Home
BMC Racing rider attacks on Corkscrew Road climb and leaves Simon Gerrans and Richie Porte trailing

Cadel Evans of BMC Racing has grabbed the lead of the Santos Tour Down Under from Orica-GreenEdge’s Simon Gerrans after launching a solo attack on the climb of Corkscrew Road and soloing his way to victory in Campbelltown.

Evans, who has never won the race, now leads by 12 seconds from Gerrans, with Diego Ulissi of Lampre-Merida, third today behind Evans and Nathan Haas of Garmin-Sharp, lying third overall.

With three stages remaining, two of those likely to end in a bunch finish, Saturday’s summit finish on Old Willunga Hill is set to determine the 2014 champion.

Evans had proved his form earlier this month at the Australian national road championships, when he finished second to Gerrans, Team Sky’s Richie Porte completing the podium.

Today, Gerrans was dropped but Porte clung on when Evans launched his attack on the Category 1 Corkscrew Road climb, which came with 10km of the 145km stage from Norwood.

A second burst from Evans shook off the Team Sky man, and the 2009 world champion kept clear to win the stage by 15 seconds and also picked up a 10 second time bonus.

"I had an idea of the opportunity I could get on Corkscrew climb and I knew what to do," reflected the 36-year-old Evans afterwards.

"My team did a fantastic job to position me where I had to be. I had been training well but winning is what we are here for.

"It’s amazing to be back racing in Australia and win," he went on.

"A stage race is all about the leader’s jersey and time bonus is the key to win this race overall."

With three stages remaining, two of those likely to end in a bunch finish, Saturday’s summit finish on Old Willunga Hill is set to determine the 2014 champion.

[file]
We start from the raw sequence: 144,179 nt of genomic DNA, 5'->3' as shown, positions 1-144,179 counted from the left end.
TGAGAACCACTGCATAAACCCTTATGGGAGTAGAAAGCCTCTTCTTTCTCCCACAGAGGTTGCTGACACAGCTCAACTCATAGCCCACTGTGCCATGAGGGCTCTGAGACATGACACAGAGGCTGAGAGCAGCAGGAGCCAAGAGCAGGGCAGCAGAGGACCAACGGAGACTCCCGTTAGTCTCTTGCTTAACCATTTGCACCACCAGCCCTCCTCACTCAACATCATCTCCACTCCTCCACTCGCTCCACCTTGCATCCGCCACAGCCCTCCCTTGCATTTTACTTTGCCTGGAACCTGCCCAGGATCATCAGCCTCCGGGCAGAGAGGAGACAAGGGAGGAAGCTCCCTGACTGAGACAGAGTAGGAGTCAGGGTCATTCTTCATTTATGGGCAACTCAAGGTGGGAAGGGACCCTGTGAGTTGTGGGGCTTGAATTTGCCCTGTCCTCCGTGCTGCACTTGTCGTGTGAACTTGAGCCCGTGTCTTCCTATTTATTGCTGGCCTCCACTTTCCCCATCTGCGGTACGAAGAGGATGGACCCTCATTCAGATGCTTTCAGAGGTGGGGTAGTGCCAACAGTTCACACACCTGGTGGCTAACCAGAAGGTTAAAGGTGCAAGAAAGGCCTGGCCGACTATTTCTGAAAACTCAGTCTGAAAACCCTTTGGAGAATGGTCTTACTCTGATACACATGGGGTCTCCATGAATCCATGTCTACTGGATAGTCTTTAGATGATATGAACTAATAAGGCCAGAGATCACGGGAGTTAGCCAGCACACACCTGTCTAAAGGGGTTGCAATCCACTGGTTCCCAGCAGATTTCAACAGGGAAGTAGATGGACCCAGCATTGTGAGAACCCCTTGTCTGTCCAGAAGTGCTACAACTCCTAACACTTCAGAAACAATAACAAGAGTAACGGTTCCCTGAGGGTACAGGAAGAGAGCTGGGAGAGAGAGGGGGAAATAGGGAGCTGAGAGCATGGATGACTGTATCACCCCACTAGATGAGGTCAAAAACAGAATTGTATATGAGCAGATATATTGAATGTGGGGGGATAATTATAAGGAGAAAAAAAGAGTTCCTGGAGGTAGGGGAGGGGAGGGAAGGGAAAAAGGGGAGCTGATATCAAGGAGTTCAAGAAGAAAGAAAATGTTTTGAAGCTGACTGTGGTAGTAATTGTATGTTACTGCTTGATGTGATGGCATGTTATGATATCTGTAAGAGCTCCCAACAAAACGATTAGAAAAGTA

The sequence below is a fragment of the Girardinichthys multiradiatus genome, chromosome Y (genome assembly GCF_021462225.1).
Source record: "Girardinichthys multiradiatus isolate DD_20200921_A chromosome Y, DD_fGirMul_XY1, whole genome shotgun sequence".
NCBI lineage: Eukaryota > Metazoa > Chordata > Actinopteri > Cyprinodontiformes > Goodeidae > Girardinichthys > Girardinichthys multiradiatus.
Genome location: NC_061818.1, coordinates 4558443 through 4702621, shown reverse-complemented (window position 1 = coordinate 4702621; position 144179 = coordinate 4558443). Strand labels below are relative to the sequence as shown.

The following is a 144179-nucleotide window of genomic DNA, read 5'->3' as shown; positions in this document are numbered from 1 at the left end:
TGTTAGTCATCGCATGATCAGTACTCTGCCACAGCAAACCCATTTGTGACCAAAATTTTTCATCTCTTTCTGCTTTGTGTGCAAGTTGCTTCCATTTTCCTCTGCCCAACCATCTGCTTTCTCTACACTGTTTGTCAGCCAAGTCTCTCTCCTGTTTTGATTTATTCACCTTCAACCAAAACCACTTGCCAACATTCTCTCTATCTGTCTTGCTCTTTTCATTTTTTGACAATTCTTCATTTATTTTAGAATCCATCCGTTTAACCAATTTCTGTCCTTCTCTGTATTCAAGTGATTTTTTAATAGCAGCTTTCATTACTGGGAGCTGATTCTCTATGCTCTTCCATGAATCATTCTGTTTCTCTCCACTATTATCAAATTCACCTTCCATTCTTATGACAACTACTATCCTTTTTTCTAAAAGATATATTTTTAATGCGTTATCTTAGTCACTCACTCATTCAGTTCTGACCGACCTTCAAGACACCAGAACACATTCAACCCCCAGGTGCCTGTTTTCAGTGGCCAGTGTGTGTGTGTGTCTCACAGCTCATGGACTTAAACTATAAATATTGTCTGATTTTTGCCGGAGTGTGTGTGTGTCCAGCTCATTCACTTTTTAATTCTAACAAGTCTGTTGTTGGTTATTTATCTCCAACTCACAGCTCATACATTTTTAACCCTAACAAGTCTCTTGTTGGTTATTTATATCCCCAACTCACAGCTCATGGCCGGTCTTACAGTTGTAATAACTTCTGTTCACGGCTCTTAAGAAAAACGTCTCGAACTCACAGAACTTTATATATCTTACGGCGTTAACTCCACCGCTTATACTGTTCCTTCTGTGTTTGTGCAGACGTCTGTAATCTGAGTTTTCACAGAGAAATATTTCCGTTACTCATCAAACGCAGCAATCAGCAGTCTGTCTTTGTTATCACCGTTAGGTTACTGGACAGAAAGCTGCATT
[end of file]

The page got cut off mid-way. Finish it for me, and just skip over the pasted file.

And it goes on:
But Evans said: "We’ll see how it goes in the next stages. I haven’t won the GC yet."

Looking back on his day, Gerrans, who is aiming to win the race for the third time, said: "The Corkscrew is one of the toughest climbs, especially when it comes at such a crucial part of the stage.

"Everyone is going 100 per cent and that was their opportunity to make their mark on the race.

"Cadel and Richie jumped on the steep section. I sort of bided my time, and then accelerated over toward them.

“I got to Richie, but Cadel slipped away. Then he managed to pull away on the downhill.

“The difficult part of that downhill, is that you only need five seconds, and you're out of sight. I didn't spot him again until we got near the bottom.

"It won't be easy to get back [the time], but it's not impossible," he added.

"It's not going to be easy for Cadel. We're going to throw everything at him, that's for sure."

" I’m disappointed to lose the ochre jersey but it’s not over."

Porte, who is set to battle Evans in May’s Giro d’Italia, said: "Cadel was absolutely flying, I tried to go with him in those hairpins, I couldn't stay with him, and he got away.

"It's a little disappointing, but Saturday is another hilltop finish, I am quite hopeful we have the team to at least get up there on the podium.”

Responding to suggestions that the race is over, he said: "Yesterday, they were saying the same thing about Simon [Gerrans]. I guess Saturday will decide it all."

Trek Factory Racing’s Jens Voigt, riding the first race of what will be his final season, was one of four riders to get into the day’s break, and the 42-year-old won the Europcar Most Competitive Rider award for his efforts.

"I picked today’s stage to break away because nobody else did but I knew that it was close to impossible to go for the stage win," he said afterwards.

"We never had more than two and half minutes lead because [fellow escapee] Andrey Grivko was at 21 seconds [off the race lead], he wouldn’t get any freedom.

"I might be getting old but I still have high expectations about myself," Voigt added.

"It’s because of self respect that I feel obliged to show my face to the people. I don’t want to be just a number in the bunch.

“On the roadside, every second or third spectator yelled my name. The crowd has enjoyed the show, apparently!"

Here's a report of the stage from GCN including race footage, interviews and Daniel Lloyd's take on the day.

Born in Scotland, Simon moved to London aged seven and now lives in the Oxfordshire Cotswolds with his miniature schnauzer, Elodie. He fell in love with cycling one Saturday morning in 1994 while living in Italy when Milan-San Remo went past his front door. A daily cycle commuter in London back before riding to work started to boom, he's been news editor at road.cc since 2009. Handily for work, he speaks French and Italian. He doesn't get to ride his Colnago as often as he'd like, and freely admits he's much more adept at cooking than fettling with bikes.